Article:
Flawed Codex Guidelines Passed
I'm sad to report, despite some superficial changes and the last-minute efforts of some consumer groups, global standards for vitamin and mineral supplements -- debated for more than a decade -- were unfortunately adopted as expected by the Codex Alimentarius in Rome yesterday (download them at this link).
Even worse, these guidelines will now serve as a model for many countries that do not currently have supplement regulations in place and may be used under World Trade Organization agreements to force countries to allow the importation and sale of products that conform to those guidelines. The effect of these new rules is very bad news to Americans and many other people, considering some 60 countries -- including more than half of the world's population -- are currently looking at introducing new or amended regulations for vitamin and mineral supplements.
Of the greatest concern in these new guidelines is a new ceiling on the maximum level of vitamins or minerals based on a scientific risk assessment rather than recommended dietary intake, better known as RDA, that result in significantly lower amounts than those based on risk assessment. Opponents of these measures strongly believe these guidelines will force vitamins and minerals offered in higher dosages to be classified and regulated as drugs.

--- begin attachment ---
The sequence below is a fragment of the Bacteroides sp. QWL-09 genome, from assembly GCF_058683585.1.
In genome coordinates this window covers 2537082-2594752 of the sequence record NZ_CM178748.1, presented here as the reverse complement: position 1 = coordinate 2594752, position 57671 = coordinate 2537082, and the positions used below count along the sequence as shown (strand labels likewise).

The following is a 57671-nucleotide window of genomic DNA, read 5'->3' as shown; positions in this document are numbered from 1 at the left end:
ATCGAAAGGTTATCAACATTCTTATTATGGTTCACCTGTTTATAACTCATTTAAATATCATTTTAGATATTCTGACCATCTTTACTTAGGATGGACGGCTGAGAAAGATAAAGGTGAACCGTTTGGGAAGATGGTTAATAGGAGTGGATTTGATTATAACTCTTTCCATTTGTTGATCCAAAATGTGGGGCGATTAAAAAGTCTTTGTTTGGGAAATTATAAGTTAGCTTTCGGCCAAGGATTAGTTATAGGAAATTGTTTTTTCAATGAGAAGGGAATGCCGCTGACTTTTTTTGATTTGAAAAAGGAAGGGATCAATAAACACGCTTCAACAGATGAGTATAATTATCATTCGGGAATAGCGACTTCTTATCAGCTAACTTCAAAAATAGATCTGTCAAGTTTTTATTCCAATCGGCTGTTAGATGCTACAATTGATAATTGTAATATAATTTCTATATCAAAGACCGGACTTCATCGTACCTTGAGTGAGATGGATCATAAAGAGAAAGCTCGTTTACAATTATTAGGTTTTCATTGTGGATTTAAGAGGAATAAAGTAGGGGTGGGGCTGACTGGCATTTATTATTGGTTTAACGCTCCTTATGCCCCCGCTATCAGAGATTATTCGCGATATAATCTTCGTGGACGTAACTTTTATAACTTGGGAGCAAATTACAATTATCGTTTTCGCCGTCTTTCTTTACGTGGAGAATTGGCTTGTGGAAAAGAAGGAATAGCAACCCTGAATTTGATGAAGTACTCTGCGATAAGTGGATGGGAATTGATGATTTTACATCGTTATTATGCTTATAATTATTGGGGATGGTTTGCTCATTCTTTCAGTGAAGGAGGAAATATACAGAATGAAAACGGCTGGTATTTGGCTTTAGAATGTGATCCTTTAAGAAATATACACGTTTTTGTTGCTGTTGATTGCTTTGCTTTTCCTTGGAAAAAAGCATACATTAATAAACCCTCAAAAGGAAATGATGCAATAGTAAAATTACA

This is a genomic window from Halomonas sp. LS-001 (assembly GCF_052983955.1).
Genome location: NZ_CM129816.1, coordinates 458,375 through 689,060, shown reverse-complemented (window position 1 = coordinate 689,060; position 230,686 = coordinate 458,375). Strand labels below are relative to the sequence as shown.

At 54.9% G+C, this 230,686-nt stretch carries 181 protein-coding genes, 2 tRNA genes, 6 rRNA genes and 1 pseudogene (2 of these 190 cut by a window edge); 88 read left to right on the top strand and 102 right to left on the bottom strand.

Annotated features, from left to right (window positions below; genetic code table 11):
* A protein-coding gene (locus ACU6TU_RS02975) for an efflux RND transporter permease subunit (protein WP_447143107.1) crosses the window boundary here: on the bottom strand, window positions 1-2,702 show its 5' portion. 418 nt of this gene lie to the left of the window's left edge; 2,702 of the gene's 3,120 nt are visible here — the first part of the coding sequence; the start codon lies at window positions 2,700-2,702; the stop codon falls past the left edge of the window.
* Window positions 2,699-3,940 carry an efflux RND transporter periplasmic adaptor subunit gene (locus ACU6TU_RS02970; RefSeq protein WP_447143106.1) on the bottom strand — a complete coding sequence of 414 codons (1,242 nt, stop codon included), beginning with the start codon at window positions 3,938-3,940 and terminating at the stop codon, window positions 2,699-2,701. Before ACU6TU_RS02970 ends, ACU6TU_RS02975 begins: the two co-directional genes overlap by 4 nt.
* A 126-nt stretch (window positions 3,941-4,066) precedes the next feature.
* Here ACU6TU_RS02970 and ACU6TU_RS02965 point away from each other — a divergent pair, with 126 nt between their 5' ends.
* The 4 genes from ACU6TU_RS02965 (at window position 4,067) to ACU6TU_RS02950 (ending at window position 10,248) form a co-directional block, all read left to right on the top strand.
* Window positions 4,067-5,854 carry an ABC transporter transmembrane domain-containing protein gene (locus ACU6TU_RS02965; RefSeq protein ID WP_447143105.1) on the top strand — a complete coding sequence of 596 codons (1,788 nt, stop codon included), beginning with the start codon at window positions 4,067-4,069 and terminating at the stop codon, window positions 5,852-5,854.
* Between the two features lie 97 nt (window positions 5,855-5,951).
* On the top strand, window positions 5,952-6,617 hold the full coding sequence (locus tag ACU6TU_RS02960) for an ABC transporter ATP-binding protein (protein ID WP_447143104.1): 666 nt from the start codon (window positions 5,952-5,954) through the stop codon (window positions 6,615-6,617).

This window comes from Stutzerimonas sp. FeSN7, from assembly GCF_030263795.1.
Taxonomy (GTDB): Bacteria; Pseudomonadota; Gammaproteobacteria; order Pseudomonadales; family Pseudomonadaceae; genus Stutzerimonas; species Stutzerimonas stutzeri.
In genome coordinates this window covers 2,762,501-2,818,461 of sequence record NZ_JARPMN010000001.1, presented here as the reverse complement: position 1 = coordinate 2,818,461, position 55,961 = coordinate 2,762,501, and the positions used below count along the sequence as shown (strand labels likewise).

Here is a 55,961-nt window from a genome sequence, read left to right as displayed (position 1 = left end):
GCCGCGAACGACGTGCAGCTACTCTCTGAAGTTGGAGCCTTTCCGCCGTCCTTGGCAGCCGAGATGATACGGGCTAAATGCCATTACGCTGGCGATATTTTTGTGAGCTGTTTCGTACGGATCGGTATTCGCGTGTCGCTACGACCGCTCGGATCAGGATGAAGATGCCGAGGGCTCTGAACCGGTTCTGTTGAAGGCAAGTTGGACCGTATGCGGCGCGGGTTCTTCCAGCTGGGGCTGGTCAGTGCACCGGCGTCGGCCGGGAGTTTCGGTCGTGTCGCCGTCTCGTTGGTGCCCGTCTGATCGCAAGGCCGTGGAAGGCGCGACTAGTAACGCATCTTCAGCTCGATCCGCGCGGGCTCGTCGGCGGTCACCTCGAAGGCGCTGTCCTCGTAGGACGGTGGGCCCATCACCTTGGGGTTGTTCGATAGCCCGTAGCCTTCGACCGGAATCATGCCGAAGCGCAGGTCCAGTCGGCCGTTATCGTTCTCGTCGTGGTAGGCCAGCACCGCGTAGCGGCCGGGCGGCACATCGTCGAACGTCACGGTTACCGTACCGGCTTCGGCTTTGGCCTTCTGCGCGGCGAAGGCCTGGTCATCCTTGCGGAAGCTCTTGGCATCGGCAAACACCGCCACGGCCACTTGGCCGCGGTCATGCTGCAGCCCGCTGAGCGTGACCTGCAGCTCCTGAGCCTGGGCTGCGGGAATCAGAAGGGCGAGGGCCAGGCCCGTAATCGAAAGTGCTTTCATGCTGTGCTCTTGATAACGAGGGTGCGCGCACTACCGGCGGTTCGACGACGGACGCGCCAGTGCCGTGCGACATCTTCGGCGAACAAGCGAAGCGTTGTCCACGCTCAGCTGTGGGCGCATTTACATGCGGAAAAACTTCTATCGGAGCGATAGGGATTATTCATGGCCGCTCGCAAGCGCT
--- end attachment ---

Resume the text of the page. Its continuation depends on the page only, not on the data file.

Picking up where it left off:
Dr. Robert Verkerk, executive director of the Alliance for Natural Health, really nailed my objections to Codex: It appears that the Codex guidelines for food supplements include faulty procedures that contradict Codex's own rules, as pointed out by the U.S.-based National Health Federation, itself a Codex participant. We have also demonstrated that the risk assessment system being considered by Codex is scientifically flawed...
Of course, you know there was one group who was extremely happy about the passage of these regulations: The Council for Responsible Nutrition (CRN), a Washington, D.C.-based trade association/lobbying group representing dietary supplement industry ingredient suppliers and manufacturers.
The Food and Agriculture Organization of the United Nations (FAO) is expected to produce a report in a few months on its risk assessment methodology, but it will be several years before this is adopted. That could very well mean there's still some time to have Codex reconsider these measures. And, besides, do you want to let foreign interests dictate what you can do with your body?
And, if you're not sure why people like me are gravely concerned about this issue and want to get your blood boiling even more, you'll want to watch the documentary "We Become" Silent," produced by International award-winning filmmaker, Kevin P. Miller in an attempt to raise public awareness about these misinformed guidelines.
I believe Americans must never lose the right to choose and buy supplements. If you agree with this - and if you read my eHealthy news You Can Use newsletter regularly I'm sure you do -- I urge you to take a little time to let Congress know how you feel, by sending the letter provided by the Health Action Center.
Food Navigator.com July 5, 2005
NPI Center July 5, 2005
Natural Newswire July 5, 2005